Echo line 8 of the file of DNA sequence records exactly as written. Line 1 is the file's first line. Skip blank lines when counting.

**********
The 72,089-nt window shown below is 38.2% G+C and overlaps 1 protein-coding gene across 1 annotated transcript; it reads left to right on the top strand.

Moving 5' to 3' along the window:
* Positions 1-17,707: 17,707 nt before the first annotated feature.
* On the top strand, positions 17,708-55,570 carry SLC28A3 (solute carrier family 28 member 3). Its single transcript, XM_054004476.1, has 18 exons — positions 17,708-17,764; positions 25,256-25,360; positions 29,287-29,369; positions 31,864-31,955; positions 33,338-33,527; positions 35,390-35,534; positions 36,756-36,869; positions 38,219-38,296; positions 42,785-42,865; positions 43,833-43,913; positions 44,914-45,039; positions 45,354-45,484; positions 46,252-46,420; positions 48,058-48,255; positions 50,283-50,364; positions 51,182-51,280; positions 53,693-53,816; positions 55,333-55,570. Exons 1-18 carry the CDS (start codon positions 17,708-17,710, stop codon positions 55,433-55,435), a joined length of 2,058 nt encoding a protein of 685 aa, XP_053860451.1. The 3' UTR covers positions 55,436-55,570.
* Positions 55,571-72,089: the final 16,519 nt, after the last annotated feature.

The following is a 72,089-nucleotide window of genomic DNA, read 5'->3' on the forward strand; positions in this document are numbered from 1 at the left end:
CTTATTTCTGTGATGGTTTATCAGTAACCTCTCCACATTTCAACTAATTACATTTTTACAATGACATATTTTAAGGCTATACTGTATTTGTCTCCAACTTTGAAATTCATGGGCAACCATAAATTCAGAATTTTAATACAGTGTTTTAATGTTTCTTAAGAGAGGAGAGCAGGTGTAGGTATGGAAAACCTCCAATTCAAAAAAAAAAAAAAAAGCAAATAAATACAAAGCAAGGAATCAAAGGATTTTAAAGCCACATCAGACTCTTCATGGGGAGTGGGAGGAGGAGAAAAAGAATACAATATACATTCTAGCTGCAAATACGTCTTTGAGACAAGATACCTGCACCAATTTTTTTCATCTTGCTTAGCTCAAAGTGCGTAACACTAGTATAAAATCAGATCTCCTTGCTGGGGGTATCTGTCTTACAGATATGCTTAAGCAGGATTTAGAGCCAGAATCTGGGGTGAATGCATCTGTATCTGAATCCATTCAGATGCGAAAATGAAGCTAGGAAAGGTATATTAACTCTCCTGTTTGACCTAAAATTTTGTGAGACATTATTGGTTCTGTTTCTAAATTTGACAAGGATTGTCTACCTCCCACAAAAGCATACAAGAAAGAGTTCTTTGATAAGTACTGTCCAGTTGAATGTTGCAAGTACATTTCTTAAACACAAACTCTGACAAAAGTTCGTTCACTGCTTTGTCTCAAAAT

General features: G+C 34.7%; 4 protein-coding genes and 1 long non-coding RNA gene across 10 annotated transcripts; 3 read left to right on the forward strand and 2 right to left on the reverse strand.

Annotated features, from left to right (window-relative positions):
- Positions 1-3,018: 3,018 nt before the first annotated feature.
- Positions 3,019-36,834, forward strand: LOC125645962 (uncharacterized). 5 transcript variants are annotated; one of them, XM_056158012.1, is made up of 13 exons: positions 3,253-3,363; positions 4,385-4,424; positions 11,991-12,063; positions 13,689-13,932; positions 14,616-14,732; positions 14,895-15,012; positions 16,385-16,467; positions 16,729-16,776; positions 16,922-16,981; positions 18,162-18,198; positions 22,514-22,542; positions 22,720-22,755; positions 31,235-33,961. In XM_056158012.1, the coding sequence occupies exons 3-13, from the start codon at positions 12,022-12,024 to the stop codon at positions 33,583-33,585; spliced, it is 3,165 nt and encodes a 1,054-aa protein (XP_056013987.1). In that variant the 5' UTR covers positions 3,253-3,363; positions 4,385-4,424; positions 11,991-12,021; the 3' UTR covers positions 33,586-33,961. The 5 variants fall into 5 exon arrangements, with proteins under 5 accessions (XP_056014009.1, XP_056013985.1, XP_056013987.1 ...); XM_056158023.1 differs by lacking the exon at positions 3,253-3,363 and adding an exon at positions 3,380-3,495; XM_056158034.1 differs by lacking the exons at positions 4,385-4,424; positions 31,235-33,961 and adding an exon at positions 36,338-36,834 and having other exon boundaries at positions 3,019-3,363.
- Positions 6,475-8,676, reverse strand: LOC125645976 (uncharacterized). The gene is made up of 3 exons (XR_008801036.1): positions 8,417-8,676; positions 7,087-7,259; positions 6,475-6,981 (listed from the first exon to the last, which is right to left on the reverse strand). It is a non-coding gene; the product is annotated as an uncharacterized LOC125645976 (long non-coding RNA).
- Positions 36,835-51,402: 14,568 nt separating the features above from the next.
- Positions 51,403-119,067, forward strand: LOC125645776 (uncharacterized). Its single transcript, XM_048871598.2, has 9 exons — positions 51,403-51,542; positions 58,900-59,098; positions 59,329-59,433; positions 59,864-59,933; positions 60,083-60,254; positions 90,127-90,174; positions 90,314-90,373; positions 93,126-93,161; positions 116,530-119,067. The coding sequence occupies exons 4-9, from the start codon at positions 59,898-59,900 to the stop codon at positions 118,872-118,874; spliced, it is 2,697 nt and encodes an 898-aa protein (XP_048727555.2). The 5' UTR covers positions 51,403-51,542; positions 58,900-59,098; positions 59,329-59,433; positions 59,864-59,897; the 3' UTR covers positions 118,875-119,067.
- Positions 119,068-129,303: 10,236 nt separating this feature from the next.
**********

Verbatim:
General features: G+C 34.7%; 4 protein-coding genes and 1 long non-coding RNA gene across 10 annotated transcripts; 3 read left to right on the forward strand and 2 right to left on the reverse strand.